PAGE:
in my personal opinion, potentially unconstitutional.
This November, a new Canadian Data Privacy Law went into effect, called PIPEDA. (The Personal Information Protection and Electronic Documents Act).
PIPEDA is similar to other privacy laws in that organizations "must obtain an individual’s consent when they collect, use or disclose that individual’s personal information. People have the right to access their personal information held by an organization. They also have the right to challenge its accuracy." Personal information—including identifiers such as name and age, medical records, financial data and even opinions and evaluations—that is collected under a commercial activity (business transactions, fundraising activities or memberships, for example) falls under PIPEDA protection. Personal information collected for government or by an employer are not covered.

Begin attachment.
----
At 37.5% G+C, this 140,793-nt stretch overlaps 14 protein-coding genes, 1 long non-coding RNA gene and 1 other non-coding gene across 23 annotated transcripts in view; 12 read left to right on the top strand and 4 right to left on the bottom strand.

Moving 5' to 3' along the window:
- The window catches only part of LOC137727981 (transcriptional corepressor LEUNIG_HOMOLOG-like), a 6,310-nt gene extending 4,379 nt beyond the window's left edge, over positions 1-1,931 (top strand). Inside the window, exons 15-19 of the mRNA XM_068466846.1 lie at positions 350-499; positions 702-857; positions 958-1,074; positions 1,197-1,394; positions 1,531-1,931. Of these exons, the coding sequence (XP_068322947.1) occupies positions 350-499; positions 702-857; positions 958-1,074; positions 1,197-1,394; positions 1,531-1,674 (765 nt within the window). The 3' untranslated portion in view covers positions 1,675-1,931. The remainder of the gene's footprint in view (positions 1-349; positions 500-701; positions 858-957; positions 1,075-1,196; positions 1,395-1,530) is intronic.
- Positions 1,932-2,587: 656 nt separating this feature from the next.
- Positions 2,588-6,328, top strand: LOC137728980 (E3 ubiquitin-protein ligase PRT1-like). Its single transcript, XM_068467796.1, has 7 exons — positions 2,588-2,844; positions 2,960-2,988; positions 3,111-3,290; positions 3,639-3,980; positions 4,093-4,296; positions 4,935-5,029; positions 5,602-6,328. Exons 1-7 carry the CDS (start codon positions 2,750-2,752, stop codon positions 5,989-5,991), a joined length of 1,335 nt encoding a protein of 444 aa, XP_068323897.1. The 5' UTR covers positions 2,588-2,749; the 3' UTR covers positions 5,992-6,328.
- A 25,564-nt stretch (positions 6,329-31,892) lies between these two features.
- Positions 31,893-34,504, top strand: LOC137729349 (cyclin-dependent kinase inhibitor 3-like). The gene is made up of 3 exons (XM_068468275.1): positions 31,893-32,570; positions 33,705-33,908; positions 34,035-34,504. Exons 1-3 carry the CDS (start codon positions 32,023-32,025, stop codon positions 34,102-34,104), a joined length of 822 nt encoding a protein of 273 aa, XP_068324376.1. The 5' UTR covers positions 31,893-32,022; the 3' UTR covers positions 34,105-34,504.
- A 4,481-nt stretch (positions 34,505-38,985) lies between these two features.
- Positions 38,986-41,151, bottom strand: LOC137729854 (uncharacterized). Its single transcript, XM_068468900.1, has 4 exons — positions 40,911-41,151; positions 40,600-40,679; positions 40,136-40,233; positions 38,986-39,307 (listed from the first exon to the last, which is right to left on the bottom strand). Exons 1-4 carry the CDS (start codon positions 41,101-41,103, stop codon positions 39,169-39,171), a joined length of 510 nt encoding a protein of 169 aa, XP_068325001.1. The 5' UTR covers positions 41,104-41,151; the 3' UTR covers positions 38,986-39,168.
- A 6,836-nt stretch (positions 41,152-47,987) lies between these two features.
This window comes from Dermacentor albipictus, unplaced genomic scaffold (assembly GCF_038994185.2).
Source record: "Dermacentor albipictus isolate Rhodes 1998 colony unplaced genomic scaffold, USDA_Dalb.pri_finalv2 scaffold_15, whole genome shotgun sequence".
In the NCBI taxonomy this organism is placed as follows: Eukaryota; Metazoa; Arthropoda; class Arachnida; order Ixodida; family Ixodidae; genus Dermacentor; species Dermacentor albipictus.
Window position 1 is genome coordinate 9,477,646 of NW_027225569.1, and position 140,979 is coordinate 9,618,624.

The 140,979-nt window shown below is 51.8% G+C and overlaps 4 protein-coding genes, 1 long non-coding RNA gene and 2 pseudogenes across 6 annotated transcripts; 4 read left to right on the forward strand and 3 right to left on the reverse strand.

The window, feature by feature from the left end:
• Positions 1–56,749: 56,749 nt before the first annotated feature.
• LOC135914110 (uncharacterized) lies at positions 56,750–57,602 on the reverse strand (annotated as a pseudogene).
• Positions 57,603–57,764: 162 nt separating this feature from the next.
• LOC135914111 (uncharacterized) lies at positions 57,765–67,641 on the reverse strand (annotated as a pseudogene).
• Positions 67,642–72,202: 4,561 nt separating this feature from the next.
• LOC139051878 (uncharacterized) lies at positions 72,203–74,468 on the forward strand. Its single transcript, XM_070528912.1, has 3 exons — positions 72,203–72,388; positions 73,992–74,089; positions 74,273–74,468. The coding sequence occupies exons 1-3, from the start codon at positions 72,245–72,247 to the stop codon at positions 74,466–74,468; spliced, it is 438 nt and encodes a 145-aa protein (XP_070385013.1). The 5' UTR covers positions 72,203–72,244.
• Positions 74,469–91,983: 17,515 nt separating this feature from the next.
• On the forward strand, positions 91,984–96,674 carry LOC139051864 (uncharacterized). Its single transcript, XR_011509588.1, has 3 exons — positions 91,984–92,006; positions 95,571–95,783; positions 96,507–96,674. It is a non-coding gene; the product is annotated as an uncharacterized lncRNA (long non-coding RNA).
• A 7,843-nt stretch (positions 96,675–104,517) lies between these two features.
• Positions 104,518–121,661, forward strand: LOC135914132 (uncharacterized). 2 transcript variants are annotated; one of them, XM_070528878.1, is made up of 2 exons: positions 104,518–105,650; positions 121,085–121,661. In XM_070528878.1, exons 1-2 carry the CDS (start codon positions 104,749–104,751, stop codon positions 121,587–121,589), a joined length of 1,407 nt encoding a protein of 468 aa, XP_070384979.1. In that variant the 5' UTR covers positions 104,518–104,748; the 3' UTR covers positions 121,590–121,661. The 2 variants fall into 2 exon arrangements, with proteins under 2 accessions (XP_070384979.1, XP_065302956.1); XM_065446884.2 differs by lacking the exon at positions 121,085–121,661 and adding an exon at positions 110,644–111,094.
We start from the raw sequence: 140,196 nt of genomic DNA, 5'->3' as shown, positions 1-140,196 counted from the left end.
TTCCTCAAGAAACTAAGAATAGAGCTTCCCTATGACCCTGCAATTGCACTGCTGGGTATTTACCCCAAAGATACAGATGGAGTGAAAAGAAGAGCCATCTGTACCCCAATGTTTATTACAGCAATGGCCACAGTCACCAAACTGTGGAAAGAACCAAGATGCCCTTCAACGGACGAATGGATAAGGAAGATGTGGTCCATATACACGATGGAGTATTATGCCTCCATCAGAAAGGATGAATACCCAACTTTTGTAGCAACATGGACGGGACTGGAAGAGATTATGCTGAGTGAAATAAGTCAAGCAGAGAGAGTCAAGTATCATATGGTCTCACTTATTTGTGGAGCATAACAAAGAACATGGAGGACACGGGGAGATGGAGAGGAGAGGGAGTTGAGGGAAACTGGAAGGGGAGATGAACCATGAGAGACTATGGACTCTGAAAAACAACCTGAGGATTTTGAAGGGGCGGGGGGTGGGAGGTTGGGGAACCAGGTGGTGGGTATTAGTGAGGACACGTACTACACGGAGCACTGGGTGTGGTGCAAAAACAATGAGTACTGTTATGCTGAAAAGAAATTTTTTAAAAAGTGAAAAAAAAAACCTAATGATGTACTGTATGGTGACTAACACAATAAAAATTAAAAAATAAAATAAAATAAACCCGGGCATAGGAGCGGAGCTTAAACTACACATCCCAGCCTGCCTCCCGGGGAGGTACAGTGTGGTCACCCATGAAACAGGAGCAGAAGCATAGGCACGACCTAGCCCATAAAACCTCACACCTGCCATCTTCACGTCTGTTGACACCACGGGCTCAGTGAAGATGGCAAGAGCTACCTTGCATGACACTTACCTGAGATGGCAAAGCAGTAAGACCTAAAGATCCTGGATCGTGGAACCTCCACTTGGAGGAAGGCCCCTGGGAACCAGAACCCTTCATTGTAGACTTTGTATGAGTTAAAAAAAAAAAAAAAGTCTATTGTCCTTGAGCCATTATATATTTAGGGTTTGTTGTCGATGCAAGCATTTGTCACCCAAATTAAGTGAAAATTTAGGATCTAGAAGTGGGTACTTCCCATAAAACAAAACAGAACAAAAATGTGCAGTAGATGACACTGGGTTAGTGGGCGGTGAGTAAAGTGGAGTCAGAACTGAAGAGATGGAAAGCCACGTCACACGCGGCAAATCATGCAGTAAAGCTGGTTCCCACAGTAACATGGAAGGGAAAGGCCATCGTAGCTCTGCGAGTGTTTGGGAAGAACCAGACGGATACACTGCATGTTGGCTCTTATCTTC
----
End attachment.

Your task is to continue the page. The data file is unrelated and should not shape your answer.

Penalties are much lighter for PIPEDA than other privacy regulations. Data breaches are to be reported to the Office of the Privacy Commissioner (OPC). Failure to report a breach to both the OPC and to the affected customers or no record of total data breaches is kept can cost organizations fines as much as $100,000. One thing that makes PIPEDA stand out from other privacy regulations with a national or global scope is that it may not cover all of Canada.
It is important to note, that organizations that already meet the standards of GDPR and any U.S. laws are considered to be compliant with PIPEDA.
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